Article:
Binary mixture VLE data at a certain overall pressure, such as 1 atm, showing mole fraction vapor and liquid concentrations when boiling at various temperatures can be shown as a two-dimensional graph called a boiling-point diagram. The mole fraction of component 1 in the mixture can be represented by the symbol x1. The mole fraction of component 2, represented by x2, is related to x1 in a binary mixture as follows:
- x1 + x2 = 1
In multi-component mixtures in general with n components, this becomes:
- x1 + x2 + ... + xn = 1
The preceding equations are typically applied for each phase (liquid or vapor) individually. In a binary boiling-point diagram, temperature (T ) is graphed vs. x1. At any given temperature where boiling is present, vapor with a certain mole fraction is in equilibrium with liquid with a certain mole fraction, often differing from the vapor. These vapor and liquid mole fractions are both on a horizontal isotherm (constant T ) line. When an entire range of boiling temperatures vs. vapor and liquid mole fractions is graphed, two (usually curved) lines are made. The lower one, representing boiling liquid mole fraction at various temperatures, is called a bubble point curve. The upper one, representing vapor mole fraction at corresponding temperatures, is called a dew point curve.
These two lines (or curves) meet where the mixture becomes purely one component, where x1 = 0 (and x2 = 1, pure component 2) or x1 = 1 (and x2 = 0, pure component 1). The temperatures at those two points correspond to the boiling points of the two pure components. In certain combinations of components, the two curves may also meet at a point somewhere in between x1 = 0 and x1 = 1. That point represents an azeotrope in that particular combination of components. That point has an azeotrope temperature and an azeotropic composition often represented as a mole fraction. There can be maximum-boiling azeotropes, where the azeotrope temperature is at a maximum in the boiling curves, or minimum-boiling azeotropes, where the azeotrope temperature is at a minimum in the boiling curves.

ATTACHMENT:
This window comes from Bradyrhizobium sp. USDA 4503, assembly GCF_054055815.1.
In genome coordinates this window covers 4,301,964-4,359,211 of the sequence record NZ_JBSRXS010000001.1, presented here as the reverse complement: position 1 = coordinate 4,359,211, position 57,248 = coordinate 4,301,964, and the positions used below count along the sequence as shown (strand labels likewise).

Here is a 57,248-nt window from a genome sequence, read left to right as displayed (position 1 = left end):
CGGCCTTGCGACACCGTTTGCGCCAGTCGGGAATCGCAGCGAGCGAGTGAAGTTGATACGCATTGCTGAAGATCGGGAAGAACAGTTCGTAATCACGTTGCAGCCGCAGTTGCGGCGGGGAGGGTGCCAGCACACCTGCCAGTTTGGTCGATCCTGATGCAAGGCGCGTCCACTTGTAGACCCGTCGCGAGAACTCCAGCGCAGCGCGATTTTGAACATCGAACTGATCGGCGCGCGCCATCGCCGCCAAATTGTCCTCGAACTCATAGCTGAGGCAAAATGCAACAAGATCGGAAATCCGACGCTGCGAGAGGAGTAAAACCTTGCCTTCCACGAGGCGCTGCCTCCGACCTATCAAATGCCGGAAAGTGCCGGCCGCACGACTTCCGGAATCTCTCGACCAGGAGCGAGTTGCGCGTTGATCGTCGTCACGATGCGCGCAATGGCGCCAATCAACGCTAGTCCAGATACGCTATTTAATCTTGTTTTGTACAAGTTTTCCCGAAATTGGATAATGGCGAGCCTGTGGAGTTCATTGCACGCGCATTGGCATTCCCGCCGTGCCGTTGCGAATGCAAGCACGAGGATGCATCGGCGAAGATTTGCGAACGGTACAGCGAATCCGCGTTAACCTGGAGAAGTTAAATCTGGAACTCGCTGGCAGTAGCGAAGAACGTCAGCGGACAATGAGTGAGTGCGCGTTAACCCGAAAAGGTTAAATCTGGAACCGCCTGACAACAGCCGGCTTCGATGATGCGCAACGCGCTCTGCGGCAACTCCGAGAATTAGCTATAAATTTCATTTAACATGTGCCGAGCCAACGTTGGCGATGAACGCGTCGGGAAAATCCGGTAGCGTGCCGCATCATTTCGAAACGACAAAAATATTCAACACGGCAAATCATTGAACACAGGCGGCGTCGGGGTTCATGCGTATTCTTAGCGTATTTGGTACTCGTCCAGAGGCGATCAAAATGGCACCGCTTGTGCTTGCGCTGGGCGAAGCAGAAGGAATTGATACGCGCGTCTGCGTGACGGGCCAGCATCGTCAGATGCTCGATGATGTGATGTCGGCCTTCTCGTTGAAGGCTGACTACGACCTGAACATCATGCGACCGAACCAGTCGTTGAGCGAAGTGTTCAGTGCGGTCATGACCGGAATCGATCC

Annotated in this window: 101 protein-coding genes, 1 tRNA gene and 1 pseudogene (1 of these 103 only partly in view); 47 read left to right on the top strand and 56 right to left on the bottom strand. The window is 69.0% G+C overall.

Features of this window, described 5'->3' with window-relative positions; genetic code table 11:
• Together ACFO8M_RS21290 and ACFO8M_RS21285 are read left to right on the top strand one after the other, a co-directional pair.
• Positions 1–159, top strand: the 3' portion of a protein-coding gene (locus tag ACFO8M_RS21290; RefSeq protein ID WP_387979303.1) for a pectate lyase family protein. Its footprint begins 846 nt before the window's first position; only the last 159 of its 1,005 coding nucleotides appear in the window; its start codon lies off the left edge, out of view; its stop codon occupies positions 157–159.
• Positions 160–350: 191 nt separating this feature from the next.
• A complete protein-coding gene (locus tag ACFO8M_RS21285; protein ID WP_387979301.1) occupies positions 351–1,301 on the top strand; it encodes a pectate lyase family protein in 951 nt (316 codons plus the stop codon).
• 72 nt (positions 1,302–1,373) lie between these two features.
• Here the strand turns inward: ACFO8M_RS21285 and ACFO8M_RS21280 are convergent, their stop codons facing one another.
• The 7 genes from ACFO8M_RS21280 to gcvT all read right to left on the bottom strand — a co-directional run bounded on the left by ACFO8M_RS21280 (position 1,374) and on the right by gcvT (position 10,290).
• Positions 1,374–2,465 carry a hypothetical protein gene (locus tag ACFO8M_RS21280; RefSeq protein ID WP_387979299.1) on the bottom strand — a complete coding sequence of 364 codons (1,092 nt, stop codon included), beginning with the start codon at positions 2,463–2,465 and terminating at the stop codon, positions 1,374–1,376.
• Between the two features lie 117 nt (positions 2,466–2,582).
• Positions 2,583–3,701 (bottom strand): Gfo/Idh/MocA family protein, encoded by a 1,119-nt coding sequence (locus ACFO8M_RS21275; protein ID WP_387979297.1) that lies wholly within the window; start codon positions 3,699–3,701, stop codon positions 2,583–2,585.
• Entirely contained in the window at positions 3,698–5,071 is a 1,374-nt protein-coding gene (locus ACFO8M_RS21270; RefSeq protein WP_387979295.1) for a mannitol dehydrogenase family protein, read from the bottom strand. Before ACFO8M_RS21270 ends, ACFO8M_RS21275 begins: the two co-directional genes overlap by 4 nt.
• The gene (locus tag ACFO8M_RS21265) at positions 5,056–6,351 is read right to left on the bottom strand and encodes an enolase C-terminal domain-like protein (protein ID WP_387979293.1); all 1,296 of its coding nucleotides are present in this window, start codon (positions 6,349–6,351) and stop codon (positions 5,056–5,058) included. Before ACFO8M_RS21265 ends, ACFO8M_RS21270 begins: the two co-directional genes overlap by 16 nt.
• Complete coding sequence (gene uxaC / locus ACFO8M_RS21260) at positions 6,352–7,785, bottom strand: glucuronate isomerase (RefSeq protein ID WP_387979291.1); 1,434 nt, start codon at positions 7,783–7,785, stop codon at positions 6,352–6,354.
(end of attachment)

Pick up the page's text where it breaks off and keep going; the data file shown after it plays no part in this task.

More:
If one wants to represent a VLE data for a three-component mixture as a boiling point "diagram", a three-dimensional graph can be used. Two of the dimensions would be used to represent the composition mole fractions, and the third dimension would be the temperature. Using two dimensions, the composition can be represented as an equilateral triangle in which each corner representing one of the pure components. The edges of the triangle represent a mixture of the two components at each end of the edge. Any point inside the triangle represent the composition of a mixture of all three components. The mole fraction of each component would correspond to where a point lies along a line starting at that component's corner and perpendicular to the opposite edge. The bubble point and dew point data would become curved surfaces inside a triangular prism, which connect the three boiling points on the vertical temperature "axes". Each face of this triangular prism would represent a two-dimensional boiling-point diagram for the corresponding binary mixture. Due to their three-dimensional complexity, such boiling-point diagrams are rarely seen. Alternatively, the three-dimensional curved surfaces can be represented on a two-dimensional graph by the use of curved isotherm lines at graduated intervals, similar to iso-altitude lines on a map. Two sets of such isotherm lines are needed on such a two-dimensional graph: one set for the bubble point surface and another set for the dew point surface.
Read more about this topic: Saturated Fluid
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... data for mixtures of four or more components, but such a boiling-point diagram is hard to show in either tabular or graphical form ...
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